Monsanto Scientist Pleads Guilty To Stealing Secrets For China.

Natalie Winters 
January 14, 2022

A former scientist employed by American agricultural giant Monsanto pleaded guilty to conspiracy to commit economic espionage on behalf of the Chinese Communist Party against the U.S.

Xiang Haitao, 44, a Chinese national formerly residing in Chesterfield, Missouri, admitted to stealing trade secrets from Monsanto and its subsidiary, The Climate Corporation, from 2008 to 2017 where he worked as an imaging scientist.

“Despite Xiang’s agreements to protect Monsanto’s intellectual property and repeated training on his obligations to do so, Xiang has now admitted that he stole a trade secret from Monsanto, transferred it to a memory card and attempted to take it to the People’s Republic of China for the benefit of the Chinese government,” said Assistant Attorney General Matthew G. Olsen of the Justice Department’s National Security Division.

The stolen technology was a digital, online farming software platform that could collect, store and visualize critical agricultural field data and increase and improve agricultural productivity for farmers. A critical feature of the platform was a proprietary predictive algorithm referred to as the Nutrient Optimizer, which Monsanto and The Climate Corporation describe as a “valuable trade secret.”

In June 2017, the day after leaving Monsanto and The Climate Corporation, Xiang returned to China. While leaving the U.S., officials discovered his devices contained copies of the Nutrient Optimizer, which would have been useful to Xiang’s new employer: the Chinese Academy of Science’s Institute of Soil Science.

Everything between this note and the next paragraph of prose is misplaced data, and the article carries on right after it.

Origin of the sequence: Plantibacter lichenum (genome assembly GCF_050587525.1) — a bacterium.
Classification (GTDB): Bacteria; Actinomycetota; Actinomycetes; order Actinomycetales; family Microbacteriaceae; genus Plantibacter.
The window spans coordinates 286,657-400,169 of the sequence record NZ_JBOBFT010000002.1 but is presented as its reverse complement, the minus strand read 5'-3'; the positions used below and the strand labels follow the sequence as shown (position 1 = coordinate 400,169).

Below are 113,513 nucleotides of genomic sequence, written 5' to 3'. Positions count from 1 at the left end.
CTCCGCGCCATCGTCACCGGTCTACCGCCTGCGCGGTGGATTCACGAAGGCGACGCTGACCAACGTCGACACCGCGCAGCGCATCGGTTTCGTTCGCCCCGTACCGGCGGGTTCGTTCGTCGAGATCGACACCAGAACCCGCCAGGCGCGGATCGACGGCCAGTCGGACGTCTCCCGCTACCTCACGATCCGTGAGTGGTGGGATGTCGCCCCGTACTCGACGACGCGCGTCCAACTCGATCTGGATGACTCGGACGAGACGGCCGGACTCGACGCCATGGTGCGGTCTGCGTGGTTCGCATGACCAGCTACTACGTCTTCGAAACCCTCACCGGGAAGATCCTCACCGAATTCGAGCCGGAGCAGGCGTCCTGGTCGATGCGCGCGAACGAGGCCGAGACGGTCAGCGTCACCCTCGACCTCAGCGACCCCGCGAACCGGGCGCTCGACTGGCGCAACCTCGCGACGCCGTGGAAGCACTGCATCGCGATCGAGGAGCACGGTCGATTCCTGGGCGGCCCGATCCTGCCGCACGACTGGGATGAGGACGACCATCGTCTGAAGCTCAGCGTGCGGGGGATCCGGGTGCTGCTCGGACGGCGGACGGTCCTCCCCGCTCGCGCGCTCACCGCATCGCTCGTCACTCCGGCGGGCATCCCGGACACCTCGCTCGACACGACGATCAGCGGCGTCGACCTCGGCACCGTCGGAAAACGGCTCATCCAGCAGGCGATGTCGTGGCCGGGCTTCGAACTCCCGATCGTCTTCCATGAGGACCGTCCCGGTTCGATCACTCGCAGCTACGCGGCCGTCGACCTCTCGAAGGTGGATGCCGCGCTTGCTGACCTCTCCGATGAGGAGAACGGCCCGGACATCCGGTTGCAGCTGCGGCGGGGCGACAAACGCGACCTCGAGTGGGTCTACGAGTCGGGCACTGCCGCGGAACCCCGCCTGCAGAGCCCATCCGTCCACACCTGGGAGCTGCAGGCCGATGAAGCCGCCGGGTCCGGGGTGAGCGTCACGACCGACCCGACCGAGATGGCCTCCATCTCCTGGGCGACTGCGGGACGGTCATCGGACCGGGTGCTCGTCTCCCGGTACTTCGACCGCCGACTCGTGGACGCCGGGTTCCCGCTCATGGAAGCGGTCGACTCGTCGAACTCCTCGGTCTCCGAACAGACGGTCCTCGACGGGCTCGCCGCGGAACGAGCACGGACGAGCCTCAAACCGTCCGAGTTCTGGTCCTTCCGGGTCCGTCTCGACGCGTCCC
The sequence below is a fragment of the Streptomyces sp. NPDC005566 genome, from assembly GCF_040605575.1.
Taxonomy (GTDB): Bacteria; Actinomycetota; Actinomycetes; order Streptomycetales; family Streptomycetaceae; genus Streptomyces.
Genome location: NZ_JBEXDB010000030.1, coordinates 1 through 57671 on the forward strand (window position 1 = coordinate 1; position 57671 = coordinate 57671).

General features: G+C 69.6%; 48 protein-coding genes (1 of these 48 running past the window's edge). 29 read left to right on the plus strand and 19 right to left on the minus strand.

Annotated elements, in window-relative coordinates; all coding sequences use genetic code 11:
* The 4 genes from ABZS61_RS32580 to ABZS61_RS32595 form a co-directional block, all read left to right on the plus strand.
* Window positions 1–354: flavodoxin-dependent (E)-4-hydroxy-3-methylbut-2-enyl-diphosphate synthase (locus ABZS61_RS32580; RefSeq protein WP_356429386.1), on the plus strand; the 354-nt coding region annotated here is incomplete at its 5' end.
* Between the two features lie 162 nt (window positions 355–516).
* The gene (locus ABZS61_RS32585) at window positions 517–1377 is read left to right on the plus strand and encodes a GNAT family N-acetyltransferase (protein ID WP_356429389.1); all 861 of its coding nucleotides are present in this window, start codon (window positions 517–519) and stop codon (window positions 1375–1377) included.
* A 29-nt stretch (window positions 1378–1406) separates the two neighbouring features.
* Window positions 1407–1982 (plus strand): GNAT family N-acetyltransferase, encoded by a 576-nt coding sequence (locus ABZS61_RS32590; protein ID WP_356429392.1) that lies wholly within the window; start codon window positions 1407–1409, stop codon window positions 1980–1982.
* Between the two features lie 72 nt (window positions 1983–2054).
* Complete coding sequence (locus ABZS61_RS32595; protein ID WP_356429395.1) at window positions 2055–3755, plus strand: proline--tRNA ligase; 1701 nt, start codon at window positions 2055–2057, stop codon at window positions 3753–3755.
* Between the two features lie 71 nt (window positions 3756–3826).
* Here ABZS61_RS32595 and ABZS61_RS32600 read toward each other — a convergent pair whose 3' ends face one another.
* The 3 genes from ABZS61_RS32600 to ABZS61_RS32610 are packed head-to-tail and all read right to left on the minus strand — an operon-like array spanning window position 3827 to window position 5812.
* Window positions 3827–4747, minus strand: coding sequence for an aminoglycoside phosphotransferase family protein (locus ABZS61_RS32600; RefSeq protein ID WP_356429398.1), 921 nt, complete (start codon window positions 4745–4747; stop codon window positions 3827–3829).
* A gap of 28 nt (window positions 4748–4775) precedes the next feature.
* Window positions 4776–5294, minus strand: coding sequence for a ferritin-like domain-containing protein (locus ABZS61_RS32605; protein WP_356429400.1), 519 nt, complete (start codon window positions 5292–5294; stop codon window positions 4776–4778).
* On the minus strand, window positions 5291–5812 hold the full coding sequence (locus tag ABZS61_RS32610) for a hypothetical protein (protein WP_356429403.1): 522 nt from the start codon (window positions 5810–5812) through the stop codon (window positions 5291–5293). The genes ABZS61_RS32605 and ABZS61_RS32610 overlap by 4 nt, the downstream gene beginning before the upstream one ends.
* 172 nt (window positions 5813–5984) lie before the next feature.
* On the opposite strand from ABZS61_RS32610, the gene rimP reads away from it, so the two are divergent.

“Xiang pleaded guilty to one count of conspiracy to commit economic espionage and is scheduled to be sentenced on April 7. He faces a maximum penalty of 15 years in prison, a potential fine of $5 million and a term of supervised release of not more than three years,” explains the Department of Justice (DOJ).

“The American worker suffers when adversaries, like the Government of China, steal technology to grow their economies,” said Assistant Director Alan E. Kohler Jr. of the FBI’s Counterintelligence Division. “It’s not just military technology developed in secret labs that adversaries want; in this case, it was agricultural technology used by American farmers to improve crop yields. The FBI will continue investigating the theft of technology from American companies because economic security is national security.”

The Chinese Communist Party has increased its outreach and influence efforts to American farmers and, in many cases, have seen their overtures welcomed by high-level agriculture officials in the Biden White House.

The arrest follows the DOJ indicting researchers employed by American pharmaceutical companies for stealing trade secrets relevant to COVID-19 treatments.

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